Native son honored; City Hall Plaza gets Mullaney's name.
WORCESTER -- Paul V. Mullaney isn't the type of man to speak about the military decorations he earned as a U.S. Marine in World War II and Korea -- not about the gallantry that earned him the Silver Star, not about the heroic achievement that earned him the Bronze Star, and not even about the wounds for which he received three Purple Hearts.
Yesterday, at the age of 94, on the day City Hall Plaza was dedicated The Honorable Paul V. Mullaney Plaza, the war veteran, former city councilor and mayor, retired judge and dedicated family man, wasn't going to start.
Instead, he quietly laid a wreath at the Korean War Memorial and surveyed the names of the 191 service men and women etched on the wall of granite and turned to those local dignitaries, family members and city residents who came to honor him and said quietly, "I don't know if you can see it or not, but there are tears in my eyes, and I don't cry easily.''
And later on the plaza named in his honor, holding a spent rifle shell in his left clenched clawlike-fist, the only outward sign of his war injuries, he sincerely thanked all those who came to honor him, wishing only that he had brought a handkerchief.
It was a day the judge -- known as a man of many titles, including lieutenant, Mr. Mullaney, The Judge, mayor, sir, friend and Dad -- was overwhelmed by the honor, love and support shown by the city where he was born, raised and dedicated his life to serving.
"My father didn't speak of the wars except to share that he promised God he would go into public service if he survived the Korean War,'' said the eldest of his nine children, Elizabeth Mullaney, during the dedication ceremony. "He continues to lead us not only in grace, which he says with every meal, but in life by example.''
Judge Mullaney was born in a three-decker on Gates Street in the Main South section of the city. He graduated from South High in 1938 and then from The College of the Holy Cross in 1942. He entered the Marine Corps during his senior year of college and began active duty after graduating from Holy Cross, serving in World War II in Hawaii, Tinian and Guam before returning home in 1946. He went to Boston College Law School and passed the Massachusetts Bar in 1948. Two years later, he joined the 10th Signal Company Marine Corps Unit in Worcester, which was activated after the Korean War started in 1950. Judge Mullaney was sent to Korea in August 1950 and was wounded a month later in Seoul, and wounded a second time in October 1950, and yet again in November 1950. He was evacuated by helicopter to Japan and spent the following year recovering in the Naval Hospital in Chelsea.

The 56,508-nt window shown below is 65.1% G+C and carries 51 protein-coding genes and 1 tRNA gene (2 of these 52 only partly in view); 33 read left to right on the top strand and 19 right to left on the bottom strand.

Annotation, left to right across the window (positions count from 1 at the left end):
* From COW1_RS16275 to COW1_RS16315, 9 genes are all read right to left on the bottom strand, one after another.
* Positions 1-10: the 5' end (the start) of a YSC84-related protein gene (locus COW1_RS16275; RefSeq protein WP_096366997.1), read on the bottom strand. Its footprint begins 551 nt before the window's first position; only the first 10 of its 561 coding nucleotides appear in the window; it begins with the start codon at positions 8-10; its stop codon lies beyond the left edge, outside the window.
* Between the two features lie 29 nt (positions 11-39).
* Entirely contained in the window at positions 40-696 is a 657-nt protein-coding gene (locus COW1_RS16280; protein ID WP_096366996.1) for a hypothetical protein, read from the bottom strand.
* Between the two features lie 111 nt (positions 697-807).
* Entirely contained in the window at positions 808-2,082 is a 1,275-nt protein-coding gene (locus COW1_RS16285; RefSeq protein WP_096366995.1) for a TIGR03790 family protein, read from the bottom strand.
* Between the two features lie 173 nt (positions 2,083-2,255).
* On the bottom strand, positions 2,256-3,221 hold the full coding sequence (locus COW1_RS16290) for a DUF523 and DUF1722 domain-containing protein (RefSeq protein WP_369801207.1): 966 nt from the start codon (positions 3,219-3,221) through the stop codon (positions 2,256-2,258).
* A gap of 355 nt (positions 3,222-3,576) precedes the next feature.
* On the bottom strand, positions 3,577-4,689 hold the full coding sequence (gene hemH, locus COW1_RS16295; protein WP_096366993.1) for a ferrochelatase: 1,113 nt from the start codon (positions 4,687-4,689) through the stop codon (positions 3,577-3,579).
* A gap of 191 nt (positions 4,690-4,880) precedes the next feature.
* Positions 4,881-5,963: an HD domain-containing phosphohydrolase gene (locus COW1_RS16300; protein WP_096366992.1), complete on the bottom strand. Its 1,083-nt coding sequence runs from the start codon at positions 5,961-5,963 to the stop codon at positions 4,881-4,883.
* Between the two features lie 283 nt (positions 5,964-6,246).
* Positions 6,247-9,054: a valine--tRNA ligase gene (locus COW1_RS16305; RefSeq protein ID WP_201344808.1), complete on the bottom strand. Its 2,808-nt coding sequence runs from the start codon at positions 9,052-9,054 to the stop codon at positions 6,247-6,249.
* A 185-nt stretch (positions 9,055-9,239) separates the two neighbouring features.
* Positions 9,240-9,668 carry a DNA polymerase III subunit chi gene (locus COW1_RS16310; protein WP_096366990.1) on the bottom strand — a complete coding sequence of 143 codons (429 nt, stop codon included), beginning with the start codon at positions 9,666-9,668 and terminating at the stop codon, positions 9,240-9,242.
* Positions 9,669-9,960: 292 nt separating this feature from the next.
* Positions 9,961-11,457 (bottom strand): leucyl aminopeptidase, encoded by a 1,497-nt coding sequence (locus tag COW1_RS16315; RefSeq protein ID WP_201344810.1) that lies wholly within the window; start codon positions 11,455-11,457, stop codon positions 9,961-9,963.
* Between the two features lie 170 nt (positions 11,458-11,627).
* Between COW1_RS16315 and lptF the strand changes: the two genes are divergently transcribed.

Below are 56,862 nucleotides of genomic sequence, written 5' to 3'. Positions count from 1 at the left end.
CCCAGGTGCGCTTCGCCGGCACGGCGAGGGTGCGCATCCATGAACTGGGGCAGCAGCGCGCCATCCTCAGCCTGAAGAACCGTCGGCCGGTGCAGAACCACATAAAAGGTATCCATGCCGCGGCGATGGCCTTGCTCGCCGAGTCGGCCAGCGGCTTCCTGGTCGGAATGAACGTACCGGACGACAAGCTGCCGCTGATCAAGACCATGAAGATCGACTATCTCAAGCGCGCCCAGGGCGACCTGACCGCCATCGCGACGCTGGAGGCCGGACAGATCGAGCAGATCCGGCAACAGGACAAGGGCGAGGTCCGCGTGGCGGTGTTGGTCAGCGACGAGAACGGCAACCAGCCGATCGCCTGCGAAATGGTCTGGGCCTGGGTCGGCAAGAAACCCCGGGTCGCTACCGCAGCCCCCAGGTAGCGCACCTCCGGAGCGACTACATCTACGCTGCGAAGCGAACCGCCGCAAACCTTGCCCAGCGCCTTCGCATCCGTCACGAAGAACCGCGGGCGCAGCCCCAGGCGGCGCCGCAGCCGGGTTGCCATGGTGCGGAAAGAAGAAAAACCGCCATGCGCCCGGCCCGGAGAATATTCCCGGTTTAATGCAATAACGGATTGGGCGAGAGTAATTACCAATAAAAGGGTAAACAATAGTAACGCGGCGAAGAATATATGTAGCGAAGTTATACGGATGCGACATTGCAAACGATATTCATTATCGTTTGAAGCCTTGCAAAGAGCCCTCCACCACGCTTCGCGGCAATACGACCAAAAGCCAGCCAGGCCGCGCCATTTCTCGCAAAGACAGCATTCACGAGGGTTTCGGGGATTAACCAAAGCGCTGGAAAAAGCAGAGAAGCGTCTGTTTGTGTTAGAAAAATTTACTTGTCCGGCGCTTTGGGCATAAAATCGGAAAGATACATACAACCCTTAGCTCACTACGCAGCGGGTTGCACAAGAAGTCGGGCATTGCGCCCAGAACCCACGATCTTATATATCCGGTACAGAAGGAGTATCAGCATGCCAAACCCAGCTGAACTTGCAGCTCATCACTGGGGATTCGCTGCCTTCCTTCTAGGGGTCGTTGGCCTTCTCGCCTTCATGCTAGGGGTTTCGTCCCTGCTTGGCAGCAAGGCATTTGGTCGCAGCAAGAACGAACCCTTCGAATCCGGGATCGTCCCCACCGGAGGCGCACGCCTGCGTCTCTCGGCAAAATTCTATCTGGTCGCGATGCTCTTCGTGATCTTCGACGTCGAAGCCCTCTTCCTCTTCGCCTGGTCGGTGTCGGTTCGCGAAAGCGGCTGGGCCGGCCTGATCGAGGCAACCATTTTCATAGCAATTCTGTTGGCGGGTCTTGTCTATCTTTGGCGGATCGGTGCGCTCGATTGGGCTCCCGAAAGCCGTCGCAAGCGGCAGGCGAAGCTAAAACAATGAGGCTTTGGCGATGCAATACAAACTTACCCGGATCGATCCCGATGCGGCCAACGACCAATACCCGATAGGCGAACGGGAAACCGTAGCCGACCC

He retired from the Marines as a first lieutenant in 1952.
Judge Mullaney married his wife, Sallie, and the couple had nine children, most of whom still live in Worcester or the surrounding area. Judge Mullaney was a city councilor from 1960-1967, mayor from 1963-1965 and a district judge from 1978 until retiring in 1991.
Judge Sarkis Teshoian, a colleague and friend, said that when Judge Mullaney was campaigning for election, he only referred to himself as a veteran and never listed his military decorations. Later, Judge Mullaney even returned a $500 campaign donation, his friend saying the judge -- then a candidate -- that it was too much and improper to accept.
Ms. Mullaney described her dad as man who is appreciated by his neighbors, loved by the neighborhood children for whom he performs magic tricks and the local dogs that he tries to feed. He is an avid gardener, reader, art lover, local history buff, patron of the Worcester Public Library, and a healthy man who, even at 94, takes no medication.
"He is a happy man because he always has been at peace with himself and God,'' Ms. Mullaney said.
Mr. Mullaney marched in the procession that stepped off from Union Station at 8:45 a.m. and then stopped at the Korean War Memorial. The procession then walked up Front Street, led by the 10th Signal Company Marine Reserve Unit's Honor Guard, through the Common and to City Hall Plaza.
City Manager Edward M. Augustus Jr. recalled an address Judge Mullaney gave as mayor in which he pledged to city residents that if he -- and other city councilors -- performed their duties well, the city would be a better place.
"Judge Mullaney met and exceeded his promise to Worcester,'' Mr. Augustus said. "His life is a testament to public service, whether in the hills or Korea or the halls of city government.''
The ceremony, led by Mayor Joseph M. Petty, also included an invocation by the Rev. John D. Savard of the College of the Holy Cross, and remarks by U.S. Rep. James P. McGovern, D-Worcester, and Francis R. Carroll, as well as musical performances by the South High Community School marching band, Elizabeth and Esther Oluokun and the Seven Hills Charter School singers.
"A community shows itself in who they choose to honor,'' Mr. Augustus said. "Today, in honoring Paul V. Mullaney, Worcester showed its values.''
Contact Donna Boynton at Donna.Boynton@telegram.com or follow her on Twitter @DonnaBoyntonTG